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Showing items 1 through 9 of 65.
  1. Library Resource
    Journal Articles & Books
    December, 2006
    India, Australia, Kenya, Africa, Eastern Africa

    The need to increase water productivity is a growing global concern as the World Commission on Water has estimated that demand for water will increase by c. 50% over the next 30 years and approximately half of the world's population will experience conditions of severe water stress by 2025. Three-quarters of African countries are expected to experience unstable water supplies, whereby small decreases in rainfall induce much larger reductions in streamflow.

  2. Library Resource
    January, 2007
    Indonesia, Eastern Asia, Oceania

    There is an increasing global demand for oil palm, but its production provokes societal debate on the environmental and social aspects that surround it, particularly in southeast Asia. This study, at the request of request of the Dutch Ministry of Agriculture, Nature and Food Quality (LNV), ISRIC-World Soil Information, Alterra and Plant Research International, assessed the biophysical land suitability for the production of oil palm in Kalimantan, Indonesia.

  3. Library Resource
    January, 2007
    Latin America and the Caribbean

    The Amazon forest greatly influences the global climate and may be coming under increasing threat due to climate change. This report explores the relationship between the Amazon, climate, and the changes in this relationship that are underway as a result of forest destruction and the release of heat-trapping gases into the atmosphere. The paper seeks to interpret the best information available to determine how close we are to a point of no return for a major forest “dieback” in the Amazon, and to identify some steps that might be taken to counter this process.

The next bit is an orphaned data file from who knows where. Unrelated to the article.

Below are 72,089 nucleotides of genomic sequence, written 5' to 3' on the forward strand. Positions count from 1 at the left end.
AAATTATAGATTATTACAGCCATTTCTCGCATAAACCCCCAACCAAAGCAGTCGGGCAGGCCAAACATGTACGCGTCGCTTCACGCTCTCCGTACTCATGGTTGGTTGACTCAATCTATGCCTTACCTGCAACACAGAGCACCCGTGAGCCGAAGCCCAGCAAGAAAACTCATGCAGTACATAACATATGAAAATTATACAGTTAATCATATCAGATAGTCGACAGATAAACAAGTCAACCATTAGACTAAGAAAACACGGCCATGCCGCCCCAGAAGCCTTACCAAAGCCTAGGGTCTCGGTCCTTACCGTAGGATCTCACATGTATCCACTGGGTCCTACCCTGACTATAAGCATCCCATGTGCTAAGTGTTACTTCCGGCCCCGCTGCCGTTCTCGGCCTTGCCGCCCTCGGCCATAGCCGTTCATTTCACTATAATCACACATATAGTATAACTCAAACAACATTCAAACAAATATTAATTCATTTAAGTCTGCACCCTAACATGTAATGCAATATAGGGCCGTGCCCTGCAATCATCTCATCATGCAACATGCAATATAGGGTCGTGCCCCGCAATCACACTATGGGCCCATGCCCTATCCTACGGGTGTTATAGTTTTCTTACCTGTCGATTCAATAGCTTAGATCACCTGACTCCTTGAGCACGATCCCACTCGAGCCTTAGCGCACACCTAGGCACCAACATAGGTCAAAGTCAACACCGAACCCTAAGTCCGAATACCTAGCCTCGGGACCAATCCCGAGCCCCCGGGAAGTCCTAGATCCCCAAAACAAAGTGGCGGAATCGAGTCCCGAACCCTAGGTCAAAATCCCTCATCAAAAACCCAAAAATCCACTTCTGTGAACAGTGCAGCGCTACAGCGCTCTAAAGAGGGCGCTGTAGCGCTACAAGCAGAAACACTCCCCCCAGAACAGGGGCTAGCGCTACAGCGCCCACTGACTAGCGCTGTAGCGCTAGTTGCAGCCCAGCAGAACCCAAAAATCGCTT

4. Library Resource
    January, 2007

    Climate change poses severe threats on agriculture. Even though some countries may experience beneficial change to agricultural gross domestic product (GDP), the majority, particularly developing countries, will experience significant negative impacts. This paper by the Food and Agriculture Organisation of the United Nations (FAO) promotes an integrative, holistic framework for climate change adaptation. It presents the potential impacts of climate change and the different approaches to adaptation, as well as knowledge gained through FAO's experience in the field.

  5. Library Resource
    Reports & Research
    January, 2007
    Southern Asia, Nepal

    Community-based natural resource management (CBNRM) is key to ensuring that local communities' livelihoods needs are met through the sustainable management of natural resources. Policies promoting CBNRM mean that government agencies, non-governmental organisations and other service providers are increasingly becoming involved in supporting these communities to form natural resource management (NRM) groups to make progress in areas of resource governance and realise its economic benefits through natural resource based enterprise.

  6. Library Resource
    Peer-reviewed publication
    Journal Articles & Books
    December, 2006
    South-Eastern Asia, Asia, Indonesia

    "The Lore Lindu region in Indonesia—as in many forest frontier areas in Southeast Asia—has experienced rapid deforestation due to agricultural expansion in the uplands, at the forest margins. This has resulted in aggravated problems of erosion and water availability, threatening agricultural productivity growth. At the same time, technical progress is promoting agricultural intensification in the lowlands. In this article, we examine how improved technologies for paddy rice cultivation in the lowlands have affected agricultural expansion and deforestation in the uplands.

  7. Library Resource
    Journal Articles & Books
    December, 2006
    Vietnam

    This paper highlights the spatial linkages of forest quality with poverty incidence and poverty density in Vietnam. Most of the Vietnamese poor live in densely populated river deltas and cities while remote upland areas have the highest poverty incidences, gaps, and severities. Forests of high local and global value are located in areas where relatively few poor people live, but where the incidence, gap, and severity of poverty are strongest, and where the livelihood strategies are based on agricultural and forest activities.

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